Retailers increasingly recognize the importance of sourcing products from diverse business owners — that’s the good news. The not-so-good news is that decisions retailers make about merchandising, particularly which section of the store the products are placed in, can keep these products from reaching their full potential. Products from minority-owned businesses have a history of being placed in separate aisles or ethnic sections even when they hold broad appeal.
A panel of entrepreneurs discussed how retailers can work with the brands themselves to overcome this bias during the Taking Off the Marketing Blinders: An Open Discussion with Black and Female Business Owners session at retailX. Each speaker discussed how ingrained biases have impacted the ways their products are marketed, to the detriment of both the brands and their retail partners’ sales.
Don’t Let Your Planogram Get in the Way of Diversity
The panel acknowledged that putting products in ultra-specific categories is a retail practice so ingrained that it goes beyond how shelves are stocked, exerting its impact all the way down to how people browse. However, they also noted that it’s up to brands and retailers alike to break these habits, which too often prevent shoppers from finding useful products.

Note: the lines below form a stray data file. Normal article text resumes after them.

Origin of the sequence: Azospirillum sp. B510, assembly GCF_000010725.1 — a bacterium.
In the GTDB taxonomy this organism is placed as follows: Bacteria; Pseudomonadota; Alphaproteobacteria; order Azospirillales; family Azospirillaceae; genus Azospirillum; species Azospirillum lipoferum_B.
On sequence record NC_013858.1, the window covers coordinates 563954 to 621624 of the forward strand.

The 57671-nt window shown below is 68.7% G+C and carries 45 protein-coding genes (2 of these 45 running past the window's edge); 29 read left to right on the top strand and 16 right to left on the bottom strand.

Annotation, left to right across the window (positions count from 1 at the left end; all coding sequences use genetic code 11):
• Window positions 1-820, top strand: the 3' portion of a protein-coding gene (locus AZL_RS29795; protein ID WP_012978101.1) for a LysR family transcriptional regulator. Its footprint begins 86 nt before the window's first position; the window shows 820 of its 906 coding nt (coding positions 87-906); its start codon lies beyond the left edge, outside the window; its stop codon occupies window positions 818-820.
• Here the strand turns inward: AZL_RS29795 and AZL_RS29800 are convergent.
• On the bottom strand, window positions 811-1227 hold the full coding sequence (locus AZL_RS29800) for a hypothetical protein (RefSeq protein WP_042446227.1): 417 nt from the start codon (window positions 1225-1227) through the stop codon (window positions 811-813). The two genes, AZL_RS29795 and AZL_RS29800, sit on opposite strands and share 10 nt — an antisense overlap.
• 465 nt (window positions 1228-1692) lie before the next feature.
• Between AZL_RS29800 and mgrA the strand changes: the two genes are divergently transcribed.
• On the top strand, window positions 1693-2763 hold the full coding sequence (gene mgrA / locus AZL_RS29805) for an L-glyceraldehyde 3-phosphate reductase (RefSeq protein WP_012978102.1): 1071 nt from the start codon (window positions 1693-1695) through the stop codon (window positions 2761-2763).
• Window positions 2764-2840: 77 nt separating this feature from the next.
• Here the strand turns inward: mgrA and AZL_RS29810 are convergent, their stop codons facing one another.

“I started to recognize that when I would go to a big box retail store, I’m going to the ethnic aisle,” said Ceata Lash, Founder and Inventor of PuffCuff LLC. “Does that mean I can’t use any of the products in the other aisles? Or is there another woman who may not be of the same ethnic background that I am, but who has big, thick, curly hair? Are they bypassing the multicultural aisle and going to the aisle to where they do shop?”
The PuffCuff is a hair clamp designed for thick, curly or textured hair that can be difficult to hold with a basic hair tie. While this kind of hair is often associated with Black shoppers, men and women from all backgrounds have hair that can benefit from the product. PuffCuff’s own site features models of multiple ethnicities, which makes it all the more frustrating when retail partners limit exposure due to preconceived notions of the product’s audience.
“I had to really advocate for my own brand and say that PuffCuff is not an ethnic product,” said Lash. “It’s a curly-hair product, and curly hair comes on all colors and races of people. So you’re going to do your customer a disservice, as well as you’re going to do my brand a disservice, if you place me in the ethnic aisle. They had to take a step back and say, ‘But that’s gonna mess up our planogram.’ Okay, it messes up the planogram —how much money are you going to miss out because you don’t want to change your planogram?”
Retailers Must Offer an Education Beyond Product Imagery
Lash is a Black entrepreneur, which may have contributed to where her products were stocked. Garrett Lash, CEO of PuffCuff LLC, noted that many brands have “race-representative ownership,” where brands’ owners and logos have a significant impact on both how they are marketed and the target audience.
“That’s an unfair position to be in, but I think we’ve all been so conditioned that we can’t look beyond the visual,” said Ceata Lash. “If you put the ethnicity of someone on packaging or within marketing, that does not dictate who the consumer is, or who the consumer should be.”